Who Will Save Nigeria? – Part 2
Who Will Save Nigeria? – Part 2

By Muiz Banire.

Continued from yesterday The system, as it stands today, is not able to produce the anticipated and desirable leader for our nation. Most times, the leaders that emerge are not those who care, while those who care are not able to scale through the warped process.

The challenge, therefore, for the country is how it can get a balanced leader. This dovetails into the question of who will save Nigeria? For such leadership to emerge, the elections must be free and fair. This is where the debacle lies.

The country’s electoral system is not calibrated in a way to engender such transparency that is capable of producing credible leaders. Right from the registration level, through the actual conduct of the election, to the declaration of results and emergence of winners, including the electoral justice system, the odds remain largely stacked against due process. It is in Nigeria that several ineligible voters, particularly the underaged, are registered to vote; and where multiple voter’s registrations are inured without check. The recent past attempt at using card readers to combat the irregularities in this area has been jettisoned, courtesy of the judiciary.

The potency of the card reader now remains illusory. Manipulation of the results of the election is a constant feature of the electoral process. Little wonder the resistance of the country’s legislators to the electronic transmission of the results. Voter apathy still stares us in the face as the last presidential election only witnessed 35 per cent participation; the comfortable majority of participants of who are the vulnerable and do not know why they are voting, much less appreciating the party or candidate they are voting for. The elite and the middle-class aid largely this gap by failing to actively participate in the process.

Even where they choose to be lackadaisical about their franchise, they could at least help in the enlightenment process of the ignorant and vulnerable electorate. On this, they have horribly failed. The good news, however, is that in recent times, they have been gravely impacted by the quality of leadership we have. It is only hoped that this time, they will not only vote but assist in helping the vulnerable electorate establish a nexus between their votes and their lives, otherwise, they, alongside this vulnerable electorate, will remain endangered.

Seeking electoral justice in the country is further political suicide, as nothing positive is likely to come out of it. As it stands today, by the Electoral Act, it is a herculean task for a petitioner to prove his case. The available time already conspires against his success. This is quite apart from cases of compromise that have been in the public domain. Beyond all those legal aberrations, internal party democracy is still a mirage in the country as the godfathers and other powerful political merchants still dominate the political parties. Unfortunately for the system, an aspirant is unable to contest elections except through a registered political platform approved by the Independent National Electoral Commission (INEC).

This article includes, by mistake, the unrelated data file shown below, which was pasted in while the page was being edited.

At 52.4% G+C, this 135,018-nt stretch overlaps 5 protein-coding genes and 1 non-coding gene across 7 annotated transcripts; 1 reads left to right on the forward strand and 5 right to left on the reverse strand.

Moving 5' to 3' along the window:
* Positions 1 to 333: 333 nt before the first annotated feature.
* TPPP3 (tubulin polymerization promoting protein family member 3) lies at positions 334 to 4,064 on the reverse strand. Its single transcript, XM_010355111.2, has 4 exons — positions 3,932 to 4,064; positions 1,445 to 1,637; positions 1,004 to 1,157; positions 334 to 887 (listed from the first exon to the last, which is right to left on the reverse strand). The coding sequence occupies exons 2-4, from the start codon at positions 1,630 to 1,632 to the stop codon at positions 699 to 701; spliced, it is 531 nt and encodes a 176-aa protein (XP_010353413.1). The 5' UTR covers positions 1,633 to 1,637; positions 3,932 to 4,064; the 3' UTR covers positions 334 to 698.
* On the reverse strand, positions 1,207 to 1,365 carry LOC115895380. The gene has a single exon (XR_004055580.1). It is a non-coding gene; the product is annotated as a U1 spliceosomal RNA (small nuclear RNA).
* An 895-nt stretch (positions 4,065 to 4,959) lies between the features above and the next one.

The point must be made that political parties, in the true sense of the word, do not exist in Nigeria. At best, what we have are political platforms in the nature of special purpose vehicles for contesting elections. They are devoid of any ideological leaning and that explains why defection is a regular feature. Even with this rickety structure, all the main platforms are in political turmoil, signalling a bleak future for the country. Again, money still plays a significant role in the enthronement of the country’s leaders through various compromises of the process. Here lies the predicament of the country.

Since it is obvious that this system cannot produce the leader needed to deliver the country and cure it of its ailments, the only option will appear to be divine intervention. The alternative, which is not contemplated by the country’s Constitution, is the emergence of a benevolent dictator, the means of which is equally elusive to my knowledge. Beyond the leadership, the question is the weakness or non-existence of relevant structures in the country. In the circumstance, my prayer is for God not to continue reckoning with the foolishness of the few among us to punish us while supplicating that He grants our request for leaders that will have His fear and have mercy on the masses.

Concluded. Banire is a Senior Advocate of Nigeria (SAN).

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